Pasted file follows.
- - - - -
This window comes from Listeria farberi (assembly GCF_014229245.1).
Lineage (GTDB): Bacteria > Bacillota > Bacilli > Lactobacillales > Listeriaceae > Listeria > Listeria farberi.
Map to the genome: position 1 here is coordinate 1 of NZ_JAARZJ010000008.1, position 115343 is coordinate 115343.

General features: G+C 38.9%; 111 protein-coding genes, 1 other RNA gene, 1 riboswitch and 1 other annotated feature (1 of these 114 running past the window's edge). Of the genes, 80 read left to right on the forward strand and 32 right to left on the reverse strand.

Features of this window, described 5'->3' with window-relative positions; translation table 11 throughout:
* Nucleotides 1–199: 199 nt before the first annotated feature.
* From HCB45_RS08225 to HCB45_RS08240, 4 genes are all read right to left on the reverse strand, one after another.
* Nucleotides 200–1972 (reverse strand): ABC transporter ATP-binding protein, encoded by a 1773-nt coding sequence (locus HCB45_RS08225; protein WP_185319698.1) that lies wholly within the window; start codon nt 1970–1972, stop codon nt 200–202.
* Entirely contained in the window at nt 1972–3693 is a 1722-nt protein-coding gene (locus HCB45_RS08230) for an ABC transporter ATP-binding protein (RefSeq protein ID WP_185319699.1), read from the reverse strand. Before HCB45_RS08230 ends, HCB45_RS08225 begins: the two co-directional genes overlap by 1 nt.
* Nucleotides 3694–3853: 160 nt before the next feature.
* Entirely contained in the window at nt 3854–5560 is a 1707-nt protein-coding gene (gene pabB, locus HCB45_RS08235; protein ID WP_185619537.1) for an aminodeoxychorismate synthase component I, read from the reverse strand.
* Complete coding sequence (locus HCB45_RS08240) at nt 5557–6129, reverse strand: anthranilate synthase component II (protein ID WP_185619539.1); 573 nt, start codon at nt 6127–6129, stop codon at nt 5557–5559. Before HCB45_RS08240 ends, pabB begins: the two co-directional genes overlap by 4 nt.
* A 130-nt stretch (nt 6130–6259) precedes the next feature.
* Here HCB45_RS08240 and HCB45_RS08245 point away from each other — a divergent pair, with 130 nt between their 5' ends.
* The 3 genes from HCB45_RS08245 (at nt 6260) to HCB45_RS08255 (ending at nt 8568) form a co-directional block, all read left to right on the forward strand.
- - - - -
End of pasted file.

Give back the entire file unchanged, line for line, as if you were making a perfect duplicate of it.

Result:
This window comes from Listeria farberi (assembly GCF_014229245.1).
Lineage (GTDB): Bacteria > Bacillota > Bacilli > Lactobacillales > Listeriaceae > Listeria > Listeria farberi.
Map to the genome: position 1 here is coordinate 1 of NZ_JAARZJ010000008.1, position 115343 is coordinate 115343.

General features: G+C 38.9%; 111 protein-coding genes, 1 other RNA gene, 1 riboswitch and 1 other annotated feature (1 of these 114 running past the window's edge). Of the genes, 80 read left to right on the forward strand and 32 right to left on the reverse strand.

Features of this window, described 5'->3' with window-relative positions; translation table 11 throughout:
* Nucleotides 1–199: 199 nt before the first annotated feature.
* From HCB45_RS08225 to HCB45_RS08240, 4 genes are all read right to left on the reverse strand, one after another.
* Nucleotides 200–1972 (reverse strand): ABC transporter ATP-binding protein, encoded by a 1773-nt coding sequence (locus HCB45_RS08225; protein WP_185319698.1) that lies wholly within the window; start codon nt 1970–1972, stop codon nt 200–202.
* Entirely contained in the window at nt 1972–3693 is a 1722-nt protein-coding gene (locus HCB45_RS08230) for an ABC transporter ATP-binding protein (RefSeq protein ID WP_185319699.1), read from the reverse strand. Before HCB45_RS08230 ends, HCB45_RS08225 begins: the two co-directional genes overlap by 1 nt.
* Nucleotides 3694–3853: 160 nt before the next feature.
* Entirely contained in the window at nt 3854–5560 is a 1707-nt protein-coding gene (gene pabB, locus HCB45_RS08235; protein ID WP_185619537.1) for an aminodeoxychorismate synthase component I, read from the reverse strand.
* Complete coding sequence (locus HCB45_RS08240) at nt 5557–6129, reverse strand: anthranilate synthase component II (protein ID WP_185619539.1); 573 nt, start codon at nt 6127–6129, stop codon at nt 5557–5559. Before HCB45_RS08240 ends, pabB begins: the two co-directional genes overlap by 4 nt.
* A 130-nt stretch (nt 6130–6259) precedes the next feature.
* Here HCB45_RS08240 and HCB45_RS08245 point away from each other — a divergent pair, with 130 nt between their 5' ends.
* The 3 genes from HCB45_RS08245 (at nt 6260) to HCB45_RS08255 (ending at nt 8568) form a co-directional block, all read left to right on the forward strand.